For what it's worth, I think that Obama's "putting lipstick on a pig" line was an unintentional, but still unfortunate remark (it is interesting to note that while I don't think Obama intended it as an attack on Palin, the partisan crowd certainly recognized it as such). As George Allen learned much to his detriment in 2006, once something is out there it doesn't matter what your original intent was or whether you even realized that what you were saying was offensive. In this campaign at this time, using "lipstick on a pig" was not prudent.
UPDATE: VDH makes a compelling argument that the insult was intended:
In all the furor over the Obama "pig" quote, commentators forgot to examine his entire attack:
"You can put lipstick on a pig. "It's still a pig."
"You can wrap an old fish in a piece of paper called change. It's still gonna stink."
When read in the entire context you can see what he seems to mean with his dual animate male/female references and why he probably evoked two metaphors: most would think that Obama is talking about both on the ticket and his anger how each has expropriated his change motif.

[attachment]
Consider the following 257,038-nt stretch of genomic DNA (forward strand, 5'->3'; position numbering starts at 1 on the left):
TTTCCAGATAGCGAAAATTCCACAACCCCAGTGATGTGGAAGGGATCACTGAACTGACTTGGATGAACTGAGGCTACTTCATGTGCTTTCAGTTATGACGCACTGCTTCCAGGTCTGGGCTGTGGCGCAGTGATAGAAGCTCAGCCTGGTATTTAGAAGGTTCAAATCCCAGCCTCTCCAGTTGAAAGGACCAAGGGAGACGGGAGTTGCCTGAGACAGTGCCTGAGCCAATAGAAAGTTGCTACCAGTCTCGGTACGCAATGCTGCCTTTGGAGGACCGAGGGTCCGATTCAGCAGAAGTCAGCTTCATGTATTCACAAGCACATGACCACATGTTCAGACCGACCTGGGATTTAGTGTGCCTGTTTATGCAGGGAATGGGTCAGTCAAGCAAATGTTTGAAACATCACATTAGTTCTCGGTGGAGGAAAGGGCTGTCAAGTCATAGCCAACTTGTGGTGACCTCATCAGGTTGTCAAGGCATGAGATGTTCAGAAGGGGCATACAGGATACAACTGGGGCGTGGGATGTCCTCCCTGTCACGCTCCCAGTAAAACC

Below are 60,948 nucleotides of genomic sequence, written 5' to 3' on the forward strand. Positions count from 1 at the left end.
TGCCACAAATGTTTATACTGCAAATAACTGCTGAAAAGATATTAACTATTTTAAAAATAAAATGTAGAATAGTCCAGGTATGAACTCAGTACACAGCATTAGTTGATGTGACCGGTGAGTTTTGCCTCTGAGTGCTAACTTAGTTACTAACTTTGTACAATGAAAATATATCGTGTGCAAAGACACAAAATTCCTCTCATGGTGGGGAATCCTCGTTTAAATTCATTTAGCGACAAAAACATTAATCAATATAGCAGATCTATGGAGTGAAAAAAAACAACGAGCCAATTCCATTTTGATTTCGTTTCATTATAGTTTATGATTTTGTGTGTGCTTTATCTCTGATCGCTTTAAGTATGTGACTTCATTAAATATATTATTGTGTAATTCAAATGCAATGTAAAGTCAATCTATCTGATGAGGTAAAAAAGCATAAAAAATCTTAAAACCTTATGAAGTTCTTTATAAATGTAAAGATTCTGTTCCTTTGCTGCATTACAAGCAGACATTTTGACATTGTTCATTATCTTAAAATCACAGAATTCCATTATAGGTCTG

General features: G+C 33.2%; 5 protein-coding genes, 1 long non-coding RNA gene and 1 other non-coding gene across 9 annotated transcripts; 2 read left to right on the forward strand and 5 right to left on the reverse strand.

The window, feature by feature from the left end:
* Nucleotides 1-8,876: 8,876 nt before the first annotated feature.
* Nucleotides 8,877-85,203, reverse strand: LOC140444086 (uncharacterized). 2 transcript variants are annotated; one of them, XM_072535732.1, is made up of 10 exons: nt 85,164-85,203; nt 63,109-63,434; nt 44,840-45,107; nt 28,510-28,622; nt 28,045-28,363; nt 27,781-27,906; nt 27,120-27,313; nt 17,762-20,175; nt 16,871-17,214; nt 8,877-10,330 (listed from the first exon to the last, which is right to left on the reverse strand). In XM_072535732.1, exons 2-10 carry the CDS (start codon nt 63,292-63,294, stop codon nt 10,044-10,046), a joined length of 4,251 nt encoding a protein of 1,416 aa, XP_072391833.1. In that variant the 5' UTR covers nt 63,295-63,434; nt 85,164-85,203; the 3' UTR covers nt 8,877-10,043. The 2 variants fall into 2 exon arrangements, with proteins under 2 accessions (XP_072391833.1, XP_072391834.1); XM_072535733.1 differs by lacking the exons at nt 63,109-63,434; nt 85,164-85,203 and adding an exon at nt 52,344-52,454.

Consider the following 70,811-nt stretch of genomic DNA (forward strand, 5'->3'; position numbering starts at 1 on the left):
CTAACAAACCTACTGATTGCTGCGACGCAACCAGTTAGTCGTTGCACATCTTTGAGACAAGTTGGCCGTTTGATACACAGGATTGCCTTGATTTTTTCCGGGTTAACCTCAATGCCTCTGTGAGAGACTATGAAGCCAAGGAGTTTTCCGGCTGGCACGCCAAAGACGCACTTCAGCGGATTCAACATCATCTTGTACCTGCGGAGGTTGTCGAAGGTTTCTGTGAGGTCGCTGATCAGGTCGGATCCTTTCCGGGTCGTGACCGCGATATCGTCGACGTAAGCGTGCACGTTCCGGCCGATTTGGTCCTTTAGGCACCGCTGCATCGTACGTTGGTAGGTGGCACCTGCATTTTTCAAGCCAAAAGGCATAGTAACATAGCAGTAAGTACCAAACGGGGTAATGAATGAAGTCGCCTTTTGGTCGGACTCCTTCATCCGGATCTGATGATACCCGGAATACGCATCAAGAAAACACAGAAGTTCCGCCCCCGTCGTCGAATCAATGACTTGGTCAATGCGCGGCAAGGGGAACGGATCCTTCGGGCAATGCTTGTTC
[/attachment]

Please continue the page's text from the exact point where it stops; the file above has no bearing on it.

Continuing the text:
So in that sense he appears both to insult the 72-year old McCain as the "old fish" that is still going to "stink", and to refer to Palin, who had famously evoked the metaphor of lipstick in a nationally televised address, as still the pig despite the lipstick.
The fact that he used two metaphors to attack the two, and used expressions referring both to age and Palin's recent use of "lipstick" don't seem to be accidents and that's why the cooing crowd got the old fish=McCain;lipsticked pig=Palin immediately.